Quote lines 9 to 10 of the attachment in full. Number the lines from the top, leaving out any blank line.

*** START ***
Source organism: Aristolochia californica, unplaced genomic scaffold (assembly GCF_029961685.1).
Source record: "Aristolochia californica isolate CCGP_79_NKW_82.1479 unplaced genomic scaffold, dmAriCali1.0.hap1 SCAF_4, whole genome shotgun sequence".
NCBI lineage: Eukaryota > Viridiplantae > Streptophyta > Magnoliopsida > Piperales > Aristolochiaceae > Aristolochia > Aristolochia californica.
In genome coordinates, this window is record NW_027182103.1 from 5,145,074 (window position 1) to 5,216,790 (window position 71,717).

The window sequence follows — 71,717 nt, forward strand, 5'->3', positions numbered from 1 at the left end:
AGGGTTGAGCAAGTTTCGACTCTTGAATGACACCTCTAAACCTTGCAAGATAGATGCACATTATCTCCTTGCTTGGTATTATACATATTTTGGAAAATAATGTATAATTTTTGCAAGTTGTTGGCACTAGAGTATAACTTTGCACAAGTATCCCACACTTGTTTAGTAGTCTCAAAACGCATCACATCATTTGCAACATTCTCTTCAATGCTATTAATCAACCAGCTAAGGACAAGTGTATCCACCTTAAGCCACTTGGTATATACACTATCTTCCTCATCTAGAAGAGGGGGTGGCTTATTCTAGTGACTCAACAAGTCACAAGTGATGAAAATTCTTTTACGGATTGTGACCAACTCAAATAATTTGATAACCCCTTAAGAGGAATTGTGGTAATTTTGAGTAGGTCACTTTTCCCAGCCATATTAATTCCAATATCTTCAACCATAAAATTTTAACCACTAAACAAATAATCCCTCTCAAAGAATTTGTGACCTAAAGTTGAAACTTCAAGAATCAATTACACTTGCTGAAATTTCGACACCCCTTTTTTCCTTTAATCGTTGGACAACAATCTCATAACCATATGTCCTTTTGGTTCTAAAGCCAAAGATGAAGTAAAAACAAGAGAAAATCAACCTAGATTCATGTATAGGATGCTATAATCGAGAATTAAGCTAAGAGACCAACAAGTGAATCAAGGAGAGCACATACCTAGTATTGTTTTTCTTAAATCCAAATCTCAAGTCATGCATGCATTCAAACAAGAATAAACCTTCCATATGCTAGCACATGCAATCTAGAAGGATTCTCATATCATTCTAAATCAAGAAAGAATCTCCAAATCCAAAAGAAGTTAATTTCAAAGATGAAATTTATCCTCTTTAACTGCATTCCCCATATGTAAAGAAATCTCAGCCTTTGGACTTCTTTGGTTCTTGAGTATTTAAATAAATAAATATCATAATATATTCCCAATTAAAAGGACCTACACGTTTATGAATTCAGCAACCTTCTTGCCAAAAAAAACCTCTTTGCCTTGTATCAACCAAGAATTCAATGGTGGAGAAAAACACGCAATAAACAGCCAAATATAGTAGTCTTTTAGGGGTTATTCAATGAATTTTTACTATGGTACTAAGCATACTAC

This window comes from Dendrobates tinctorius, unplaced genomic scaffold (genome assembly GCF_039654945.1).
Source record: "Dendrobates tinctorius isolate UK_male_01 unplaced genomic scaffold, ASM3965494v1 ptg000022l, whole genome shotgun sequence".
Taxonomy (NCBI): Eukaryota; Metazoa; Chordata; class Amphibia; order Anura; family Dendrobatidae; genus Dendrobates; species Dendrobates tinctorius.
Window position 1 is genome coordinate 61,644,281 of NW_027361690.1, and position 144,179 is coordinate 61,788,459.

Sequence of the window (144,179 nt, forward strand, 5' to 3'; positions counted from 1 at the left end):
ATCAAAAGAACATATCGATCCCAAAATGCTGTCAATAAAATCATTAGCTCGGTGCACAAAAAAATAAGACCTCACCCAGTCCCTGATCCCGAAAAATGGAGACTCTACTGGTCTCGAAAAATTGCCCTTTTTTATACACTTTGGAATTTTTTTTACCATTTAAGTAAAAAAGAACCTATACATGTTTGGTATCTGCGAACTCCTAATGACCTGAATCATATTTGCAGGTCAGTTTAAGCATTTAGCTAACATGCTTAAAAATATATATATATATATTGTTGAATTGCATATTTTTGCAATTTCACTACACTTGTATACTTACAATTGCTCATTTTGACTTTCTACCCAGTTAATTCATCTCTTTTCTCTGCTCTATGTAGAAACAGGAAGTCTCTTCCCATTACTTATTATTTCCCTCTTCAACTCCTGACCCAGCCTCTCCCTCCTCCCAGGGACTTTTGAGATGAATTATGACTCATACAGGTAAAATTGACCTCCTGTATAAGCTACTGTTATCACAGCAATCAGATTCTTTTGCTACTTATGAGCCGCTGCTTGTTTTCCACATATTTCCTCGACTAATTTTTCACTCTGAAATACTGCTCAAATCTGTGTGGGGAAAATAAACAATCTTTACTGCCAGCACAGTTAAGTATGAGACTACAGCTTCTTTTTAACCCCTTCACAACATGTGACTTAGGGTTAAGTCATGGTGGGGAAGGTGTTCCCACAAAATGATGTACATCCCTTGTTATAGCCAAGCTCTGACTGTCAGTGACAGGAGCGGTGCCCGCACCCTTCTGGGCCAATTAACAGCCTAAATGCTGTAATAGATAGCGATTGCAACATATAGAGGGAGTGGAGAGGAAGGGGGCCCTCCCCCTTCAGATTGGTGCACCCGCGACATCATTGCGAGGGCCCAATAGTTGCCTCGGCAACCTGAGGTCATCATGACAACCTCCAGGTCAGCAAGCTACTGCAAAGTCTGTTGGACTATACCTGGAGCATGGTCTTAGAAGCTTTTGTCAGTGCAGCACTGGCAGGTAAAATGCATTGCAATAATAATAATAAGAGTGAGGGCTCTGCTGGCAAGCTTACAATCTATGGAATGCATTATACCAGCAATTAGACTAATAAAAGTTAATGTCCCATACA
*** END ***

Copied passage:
Taxonomy (NCBI): Eukaryota; Metazoa; Chordata; class Amphibia; order Anura; family Dendrobatidae; genus Dendrobates; species Dendrobates tinctorius.
Window position 1 is genome coordinate 61,644,281 of NW_027361690.1, and position 144,179 is coordinate 61,788,459.